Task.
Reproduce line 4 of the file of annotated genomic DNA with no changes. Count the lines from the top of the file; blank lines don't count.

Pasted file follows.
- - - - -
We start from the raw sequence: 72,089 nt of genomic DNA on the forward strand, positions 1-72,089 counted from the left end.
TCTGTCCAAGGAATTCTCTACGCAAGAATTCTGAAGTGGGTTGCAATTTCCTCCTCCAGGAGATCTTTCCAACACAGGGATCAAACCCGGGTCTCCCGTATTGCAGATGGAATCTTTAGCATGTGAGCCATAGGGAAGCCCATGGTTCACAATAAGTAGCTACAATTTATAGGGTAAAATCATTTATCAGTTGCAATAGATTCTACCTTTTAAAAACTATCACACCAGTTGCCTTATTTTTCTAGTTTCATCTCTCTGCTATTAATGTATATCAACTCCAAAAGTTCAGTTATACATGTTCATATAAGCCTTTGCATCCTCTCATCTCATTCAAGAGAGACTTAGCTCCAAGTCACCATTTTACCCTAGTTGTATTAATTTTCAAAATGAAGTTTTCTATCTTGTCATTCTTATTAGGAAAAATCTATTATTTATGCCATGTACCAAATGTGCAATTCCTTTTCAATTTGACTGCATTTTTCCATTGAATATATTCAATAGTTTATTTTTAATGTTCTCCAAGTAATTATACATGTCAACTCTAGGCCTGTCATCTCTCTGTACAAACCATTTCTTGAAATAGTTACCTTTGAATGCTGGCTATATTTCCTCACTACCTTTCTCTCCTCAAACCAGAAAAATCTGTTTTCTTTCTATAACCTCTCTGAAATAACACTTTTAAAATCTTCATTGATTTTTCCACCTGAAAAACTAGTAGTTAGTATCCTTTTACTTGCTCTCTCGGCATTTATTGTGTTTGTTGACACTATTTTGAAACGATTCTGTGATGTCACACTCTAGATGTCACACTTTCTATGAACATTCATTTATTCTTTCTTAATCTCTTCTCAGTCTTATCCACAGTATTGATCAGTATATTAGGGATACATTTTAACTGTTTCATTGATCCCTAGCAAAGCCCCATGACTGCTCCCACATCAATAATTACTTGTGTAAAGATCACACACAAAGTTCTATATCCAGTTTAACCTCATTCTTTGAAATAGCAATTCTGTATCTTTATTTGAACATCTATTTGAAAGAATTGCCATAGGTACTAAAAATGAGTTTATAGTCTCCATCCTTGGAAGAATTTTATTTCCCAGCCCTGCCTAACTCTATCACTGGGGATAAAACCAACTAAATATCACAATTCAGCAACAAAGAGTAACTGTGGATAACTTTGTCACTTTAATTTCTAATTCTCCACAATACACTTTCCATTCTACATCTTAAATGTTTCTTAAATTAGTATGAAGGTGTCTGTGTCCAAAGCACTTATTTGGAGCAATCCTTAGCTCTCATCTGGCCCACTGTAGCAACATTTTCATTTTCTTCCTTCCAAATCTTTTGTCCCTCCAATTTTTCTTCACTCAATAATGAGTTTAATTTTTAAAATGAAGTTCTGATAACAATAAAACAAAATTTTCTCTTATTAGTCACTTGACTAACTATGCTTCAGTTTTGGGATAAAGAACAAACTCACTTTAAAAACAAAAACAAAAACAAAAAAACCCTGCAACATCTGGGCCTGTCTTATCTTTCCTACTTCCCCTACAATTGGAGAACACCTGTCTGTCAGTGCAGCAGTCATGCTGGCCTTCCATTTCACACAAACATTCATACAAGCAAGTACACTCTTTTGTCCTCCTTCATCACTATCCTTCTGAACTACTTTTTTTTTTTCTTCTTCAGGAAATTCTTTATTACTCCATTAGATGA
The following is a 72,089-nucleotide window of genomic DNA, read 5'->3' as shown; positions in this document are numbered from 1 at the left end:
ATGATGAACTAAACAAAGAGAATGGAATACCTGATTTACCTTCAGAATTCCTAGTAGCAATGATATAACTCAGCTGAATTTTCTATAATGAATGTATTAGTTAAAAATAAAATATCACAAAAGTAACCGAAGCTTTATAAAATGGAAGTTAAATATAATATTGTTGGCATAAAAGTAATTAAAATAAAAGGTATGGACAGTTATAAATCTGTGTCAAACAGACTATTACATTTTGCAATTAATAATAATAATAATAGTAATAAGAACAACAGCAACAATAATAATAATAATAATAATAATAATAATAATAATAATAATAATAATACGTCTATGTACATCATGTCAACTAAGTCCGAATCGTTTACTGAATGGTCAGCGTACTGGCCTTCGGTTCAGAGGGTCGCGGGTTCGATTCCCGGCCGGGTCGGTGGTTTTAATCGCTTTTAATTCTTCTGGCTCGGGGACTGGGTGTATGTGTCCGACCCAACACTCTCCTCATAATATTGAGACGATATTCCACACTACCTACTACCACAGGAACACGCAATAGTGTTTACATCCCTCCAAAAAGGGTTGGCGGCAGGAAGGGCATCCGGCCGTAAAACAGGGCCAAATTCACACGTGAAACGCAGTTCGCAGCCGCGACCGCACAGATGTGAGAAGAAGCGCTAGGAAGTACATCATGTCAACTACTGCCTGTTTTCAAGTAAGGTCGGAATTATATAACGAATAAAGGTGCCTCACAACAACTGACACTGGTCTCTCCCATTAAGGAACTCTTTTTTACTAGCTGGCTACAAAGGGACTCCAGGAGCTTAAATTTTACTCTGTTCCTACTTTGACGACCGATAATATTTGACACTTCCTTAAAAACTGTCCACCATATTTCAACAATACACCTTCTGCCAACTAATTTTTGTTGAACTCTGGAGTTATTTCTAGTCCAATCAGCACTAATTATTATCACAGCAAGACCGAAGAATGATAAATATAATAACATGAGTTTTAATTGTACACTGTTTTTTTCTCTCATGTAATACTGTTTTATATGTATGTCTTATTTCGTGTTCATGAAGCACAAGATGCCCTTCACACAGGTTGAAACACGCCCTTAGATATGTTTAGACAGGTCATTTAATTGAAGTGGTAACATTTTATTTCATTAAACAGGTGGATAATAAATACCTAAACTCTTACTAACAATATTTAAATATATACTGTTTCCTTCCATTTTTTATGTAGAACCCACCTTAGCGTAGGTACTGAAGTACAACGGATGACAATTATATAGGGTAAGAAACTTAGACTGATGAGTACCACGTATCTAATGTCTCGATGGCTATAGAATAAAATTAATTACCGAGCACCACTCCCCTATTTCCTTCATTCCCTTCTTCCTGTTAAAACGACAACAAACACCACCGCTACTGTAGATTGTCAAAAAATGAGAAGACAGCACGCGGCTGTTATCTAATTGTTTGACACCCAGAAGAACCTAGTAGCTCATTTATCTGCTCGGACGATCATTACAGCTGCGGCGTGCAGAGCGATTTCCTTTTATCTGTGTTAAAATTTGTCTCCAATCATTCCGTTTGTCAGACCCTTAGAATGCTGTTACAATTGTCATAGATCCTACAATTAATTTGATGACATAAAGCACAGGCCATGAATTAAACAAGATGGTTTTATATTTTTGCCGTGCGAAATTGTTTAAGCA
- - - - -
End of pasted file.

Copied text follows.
ATGATGAACTAAACAAAGAGAATGGAATACCTGATTTACCTTCAGAATTCCTAGTAGCAATGATATAACTCAGCTGAATTTTCTATAATGAATGTATTAGTTAAAAATAAAATATCACAAAAGTAACCGAAGCTTTATAAAATGGAAGTTAAATATAATATTGTTGGCATAAAAGTAATTAAAATAAAAGGTATGGACAGTTATAAATCTGTGTCAAACAGACTATTACATTTTGCAATTAATAATAATAATAATAGTAATAAGAACAACAGCAACAATAATAATAATAATAATAATAATAATAATAATAATAATAATAATAATACGTCTATGTACATCATGTCAACTAAGTCCGAATCGTTTACTGAATGGTCAGCGTACTGGCCTTCGGTTCAGAGGGTCGCGGGTTCGATTCCCGGCCGGGTCGGTGGTTTTAATCGCTTTTAATTCTTCTGGCTCGGGGACTGGGTGTATGTGTCCGACCCAACACTCTCCTCATAATATTGAGACGATATTCCACACTACCTACTACCACAGGAACACGCAATAGTGTTTACATCCCTCCAAAAAGGGTTGGCGGCAGGAAGGGCATCCGGCCGTAAAACAGGGCCAAATTCACACGTGAAACGCAGTTCGCAGCCGCGACCGCACAGATGTGAGAAGAAGCGCTAGGAAGTACATCATGTCAACTACTGCCTGTTTTCAAGTAAGGTCGGAATTATATAACGAATAAAGGTGCCTCACAACAACTGACACTGGTCTCTCCCATTAAGGAACTCTTTTTTACTAGCTGGCTACAAAGGGACTCCAGGAGCTTAAATTTTACTCTGTTCCTACTTTGACGACCGATAATATTTGACACTTCCTTAAAAACTGTCCACCATATTTCAACAATACACCTTCTGCCAACTAATTTTTGTTGAACTCTGGAGTTATTTCTAGTCCAATCAGCACTAATTATTATCACAGCAAGACCGAAGAATGATAAATATAATAACATGAGTTTTAATTGTACACTGTTTTTTTCTCTCATGTAATACTGTTTTATATGTATGTCTTATTTCGTGTTCATGAAGCACAAGATGCCCTTCACACAGGTTGAAACACGCCCTTAGATATGTTTAGACAGGTCATTTAATTGAAGTGGTAACATTTTATTTCATTAAACAGGTGGATAATAAATACCTAAACTCTTACTAACAATATTTAAATATATACTGTTTCCTTCCATTTTTTATGTAGAACCCACCTTAGCGTAGGTACTGAAGTACAACGGATGACAATTATATAGGGTAAGAAACTTAGACTGATGAGTACCACGTATCTAATGTCTCGATGGCTATAGAATAAAATTAATTACCGAGCACCACTCCCCTATTTCCTTCATTCCCTTCTTCCTGTTAAAACGACAACAAACACCACCGCTACTGTAGATTGTCAAAAAATGAGAAGACAGCACGCGGCTGTTATCTAATTGTTTGACACCCAGAAGAACCTAGTAGCTCATTTATCTGCTCGGACGATCATTACAGCTGCGGCGTGCAGAGCGATTTCCTTTTATCTGTGTTAAAATTTGTCTCCAATCATTCCGTTTGTCAGACCCTTAGAATGCTGTTACAATTGTCATAGATCCTACAATTAATTTGATGACATAAAGCACAGGCCATGAATTAAACAAGATGGTTTTATATTTTTGCCGTGCGAAATTGTTTAAGCA